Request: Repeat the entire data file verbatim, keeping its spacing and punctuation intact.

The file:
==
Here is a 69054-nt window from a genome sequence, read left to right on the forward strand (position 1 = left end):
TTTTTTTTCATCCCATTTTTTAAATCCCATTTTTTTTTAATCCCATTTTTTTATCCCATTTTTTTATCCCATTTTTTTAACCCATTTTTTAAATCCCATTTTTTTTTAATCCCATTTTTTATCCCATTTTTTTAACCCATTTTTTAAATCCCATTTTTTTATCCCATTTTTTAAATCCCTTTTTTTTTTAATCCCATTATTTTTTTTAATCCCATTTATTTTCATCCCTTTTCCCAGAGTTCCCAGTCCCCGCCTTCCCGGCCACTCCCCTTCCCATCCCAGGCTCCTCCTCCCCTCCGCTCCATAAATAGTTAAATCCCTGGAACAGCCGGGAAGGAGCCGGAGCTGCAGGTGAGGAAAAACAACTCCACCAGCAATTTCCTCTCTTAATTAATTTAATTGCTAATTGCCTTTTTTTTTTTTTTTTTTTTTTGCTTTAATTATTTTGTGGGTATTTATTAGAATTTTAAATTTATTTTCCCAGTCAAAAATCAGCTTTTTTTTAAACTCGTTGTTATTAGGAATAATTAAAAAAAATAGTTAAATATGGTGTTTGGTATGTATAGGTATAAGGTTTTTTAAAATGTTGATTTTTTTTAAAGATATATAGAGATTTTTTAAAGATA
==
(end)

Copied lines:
Here is a 69054-nt window from a genome sequence, read left to right on the forward strand (position 1 = left end):
TTTTTTTTCATCCCATTTTTTAAATCCCATTTTTTTTTAATCCCATTTTTTTATCCCATTTTTTTATCCCATTTTTTTAACCCATTTTTTAAATCCCATTTTTTTTTAATCCCATTTTTTATCCCATTTTTTTAACCCATTTTTTAAATCCCATTTTTTTATCCCATTTTTTAAATCCCTTTTTTTTTTAATCCCATTATTTTTTTTAATCCCATTTATTTTCATCCCTTTTCCCAGAGTTCCCAGTCCCCGCCTTCCCGGCCACTCCCCTTCCCATCCCAGGCTCCTCCTCCCCTCCGCTCCATAAATAGTTAAATCCCTGGAACAGCCGGGAAGGAGCCGGAGCTGCAGGTGAGGAAAAACAACTCCACCAGCAATTTCCTCTCTTAATTAATTTAATTGCTAATTGCCTTTTTTTTTTTTTTTTTTTTTTGCTTTAATTATTTTGTGGGTATTTATTAGAATTTTAAATTTATTTTCCCAGTCAAAAATCAGCTTTTTTTTAAACTCGTTGTTATTAGGAATAATTAAAAAAAATAGTTAAATATGGTGTTTGGTATGTATAGGTATAAGGTTTTTTAAAATGTTGATTTTTTTTAAAGATATATAGAGATTTTTTAAAGATA